As Israel steps up attacks, 300,000 Palestinians are on the move

Palestinians prepare to evacuate, after Israeli forces launched a ground and air operation in the eastern part of Rafah, amid the ongoing conflict between Israel and Hamas, in Rafah, in the southern Gaza Strip, May 11, 2024. (REUTERS/Hatem Khaled)

JERUSALEM — Around 300,000 Palestinians in the southern and northern Gaza Strip are being forced to flee once again, the United Nations says, as Israel issued new and expanded evacuation orders Saturday. But many are unsure where to find secure shelter in a place devastated by war.

The expanded evacuation orders apply to the city of Rafah at Gaza’s southernmost tip, where more than 1 million Palestinians have gathered after fleeing Israeli bombardment elsewhere over the past seven months. They have deepened fears that the Israeli military is set to proceed with an invasion of Rafah, which Israeli leaders have long promised, a prospect that international aid groups and many countries have condemned.


Some 150,000 people have already fled Rafah over the past six days, according to UNRWA, the U.N. agency that aids Palestinians.

“It’s such a difficult situation. The number of people displaced is very high, and none of them know where to go, but they leave and try to get as far away as possible,” said Mohammad al-Masri, a 31-year-old accountant who is sheltering with his family in a tent in Rafah. “Fear, confusion, oppression, anxiety is eating away at people.”

Charles Michel, president of the European Council, criticized the expanded evacuation order Saturday on social media, saying, “Evacuation orders for civilians trapped in Rafah to unsafe zones are unacceptable.”

Israel seized control of the Gaza side of the Rafah border crossing with Egypt on Monday in what it called a “limited operation,” and stepped-up bombardment and fighting have continued in and around the city since then.

The Israeli military has said it is carrying out “precise operations in specific areas of eastern Rafah” targeting Hamas. But the majority of the more than 34,000 Palestinians reported killed in Gaza have been women and children, according to local health officials. Dozens have been killed by Israeli strikes in Rafah since Monday, health officials say. Most of Gaza’s 2.2 million residents have been forced to leave their homes, often multiple times throughout the war, with many now living in ramshackle tents, classrooms or overcrowded apartments.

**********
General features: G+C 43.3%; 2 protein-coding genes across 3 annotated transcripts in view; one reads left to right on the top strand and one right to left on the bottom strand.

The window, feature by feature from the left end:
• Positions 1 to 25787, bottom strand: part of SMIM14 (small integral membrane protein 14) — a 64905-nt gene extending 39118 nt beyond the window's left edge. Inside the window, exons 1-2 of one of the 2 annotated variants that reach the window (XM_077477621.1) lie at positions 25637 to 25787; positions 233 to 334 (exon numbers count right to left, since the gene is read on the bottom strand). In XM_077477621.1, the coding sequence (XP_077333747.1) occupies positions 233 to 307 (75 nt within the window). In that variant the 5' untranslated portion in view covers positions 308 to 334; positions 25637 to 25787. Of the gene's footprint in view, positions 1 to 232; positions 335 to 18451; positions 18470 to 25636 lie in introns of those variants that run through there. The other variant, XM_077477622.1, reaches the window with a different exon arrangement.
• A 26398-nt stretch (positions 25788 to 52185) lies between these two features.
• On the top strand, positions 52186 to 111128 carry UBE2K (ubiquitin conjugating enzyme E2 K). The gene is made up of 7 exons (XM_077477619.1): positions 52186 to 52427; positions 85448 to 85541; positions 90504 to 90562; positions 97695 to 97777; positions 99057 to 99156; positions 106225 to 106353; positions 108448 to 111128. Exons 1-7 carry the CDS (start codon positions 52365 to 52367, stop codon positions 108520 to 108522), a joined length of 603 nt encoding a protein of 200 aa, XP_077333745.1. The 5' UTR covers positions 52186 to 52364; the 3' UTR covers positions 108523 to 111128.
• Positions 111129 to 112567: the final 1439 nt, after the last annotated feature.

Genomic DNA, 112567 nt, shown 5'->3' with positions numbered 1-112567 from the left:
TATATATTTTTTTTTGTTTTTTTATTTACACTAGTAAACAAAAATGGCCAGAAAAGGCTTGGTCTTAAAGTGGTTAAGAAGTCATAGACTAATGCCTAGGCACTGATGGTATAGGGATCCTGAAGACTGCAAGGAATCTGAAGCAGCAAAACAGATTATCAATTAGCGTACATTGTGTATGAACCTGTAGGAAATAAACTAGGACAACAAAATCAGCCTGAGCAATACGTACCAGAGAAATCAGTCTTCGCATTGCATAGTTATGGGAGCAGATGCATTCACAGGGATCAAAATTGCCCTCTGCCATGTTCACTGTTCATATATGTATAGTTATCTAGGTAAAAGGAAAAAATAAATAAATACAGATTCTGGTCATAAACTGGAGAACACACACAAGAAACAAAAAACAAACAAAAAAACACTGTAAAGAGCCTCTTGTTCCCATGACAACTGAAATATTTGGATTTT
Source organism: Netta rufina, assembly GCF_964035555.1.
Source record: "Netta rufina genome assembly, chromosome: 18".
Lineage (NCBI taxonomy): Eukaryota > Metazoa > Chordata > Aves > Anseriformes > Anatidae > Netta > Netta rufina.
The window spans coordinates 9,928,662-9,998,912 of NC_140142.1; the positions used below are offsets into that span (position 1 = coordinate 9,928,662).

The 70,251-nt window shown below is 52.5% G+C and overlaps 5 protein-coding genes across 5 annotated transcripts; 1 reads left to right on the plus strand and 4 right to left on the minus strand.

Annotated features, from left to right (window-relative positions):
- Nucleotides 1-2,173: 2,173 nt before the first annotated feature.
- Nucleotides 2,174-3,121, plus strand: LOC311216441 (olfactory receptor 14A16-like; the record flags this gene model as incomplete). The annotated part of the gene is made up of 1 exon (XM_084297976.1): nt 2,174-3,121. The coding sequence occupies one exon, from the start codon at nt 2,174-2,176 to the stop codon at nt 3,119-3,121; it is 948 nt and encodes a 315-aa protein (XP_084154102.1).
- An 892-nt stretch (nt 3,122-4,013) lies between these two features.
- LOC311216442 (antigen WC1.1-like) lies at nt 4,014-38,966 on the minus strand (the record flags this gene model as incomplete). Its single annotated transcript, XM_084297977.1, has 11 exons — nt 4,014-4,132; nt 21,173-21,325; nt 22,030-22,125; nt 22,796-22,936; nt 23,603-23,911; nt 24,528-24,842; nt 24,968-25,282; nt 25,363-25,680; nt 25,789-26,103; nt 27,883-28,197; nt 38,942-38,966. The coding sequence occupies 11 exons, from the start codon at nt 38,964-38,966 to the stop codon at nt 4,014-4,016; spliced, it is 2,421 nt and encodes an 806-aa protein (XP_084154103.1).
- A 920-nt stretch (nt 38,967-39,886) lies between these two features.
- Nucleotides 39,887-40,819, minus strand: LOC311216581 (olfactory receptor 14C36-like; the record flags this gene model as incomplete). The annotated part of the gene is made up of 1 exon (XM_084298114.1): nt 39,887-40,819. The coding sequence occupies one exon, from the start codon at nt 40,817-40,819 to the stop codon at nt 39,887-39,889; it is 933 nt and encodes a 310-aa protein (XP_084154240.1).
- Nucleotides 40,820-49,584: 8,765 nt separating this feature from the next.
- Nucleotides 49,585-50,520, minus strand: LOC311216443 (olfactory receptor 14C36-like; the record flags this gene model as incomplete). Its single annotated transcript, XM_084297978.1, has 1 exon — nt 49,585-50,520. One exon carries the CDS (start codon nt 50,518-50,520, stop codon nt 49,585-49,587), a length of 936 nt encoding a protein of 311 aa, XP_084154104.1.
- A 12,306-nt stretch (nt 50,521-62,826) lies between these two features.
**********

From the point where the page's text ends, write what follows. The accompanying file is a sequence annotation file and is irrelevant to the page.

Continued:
On Saturday, the Israeli military said in a statement that it “called on the population from additional areas in eastern Rafah to temporarily evacuate to the expanded humanitarian area in Al-Mawasi,” a coastal area north of Rafah.

“So far,” the military added, “approximately 300,000 Gazans have moved toward the humanitarian area in Al-Mawasi.”

Although Israel has characterized Al-Mawasi as a humanitarian zone, the U.N. has stressed that the area is neither safe nor equipped to receive the hundreds of thousands of Palestinians already displaced by the war.

“Everywhere you look now in west #Rafah this morning, families are packing up,” Louise Wateridge, a spokesperson for UNRWA, wrote on social media Saturday. “Streets are significantly emptier.”

Even as Israeli forces bombarded Rafah, they have also in recent weeks repeatedly returned to areas of northern Gaza, including the town of Beit Hanoun and the Zeitoun neighborhood of Gaza City, to deal with renewed militant activity. On Saturday, the Israeli military ordered an evacuation of the northern city of Jabalia in advance of a planned operation.

Israel’s ground invasion began at the end of October in northern Gaza, in response to the Hamas-led Oct. 7 attacks in southern Israel. Large swaths of the area were left devastated by months of Israeli airstrikes and shelling, leaving a lawless wasteland dominated by street gangs. The Israeli military has said it killed many of Hamas’ key commanders in the area while driving out the group’s fighters.

Four Israeli soldiers were killed Friday in northern Gaza by an explosive device, the military said. On Saturday, it said in a statement that Hamas was trying “to reassemble its terrorist infrastructure and operatives” around Jabalia, which the Israeli military considers a Hamas stronghold and base for operations.

Fatma Edaama, 36, a resident of Jabalia, said Saturday that she hoped the latest fighting would be limited enough to allow her family to stay. “Our lives already ended in 2006” when Hamas won Palestinian legislative elections, leading Israel to begin tightening restrictions on Gaza, she said, adding, “There’s no safe place for us to go.”

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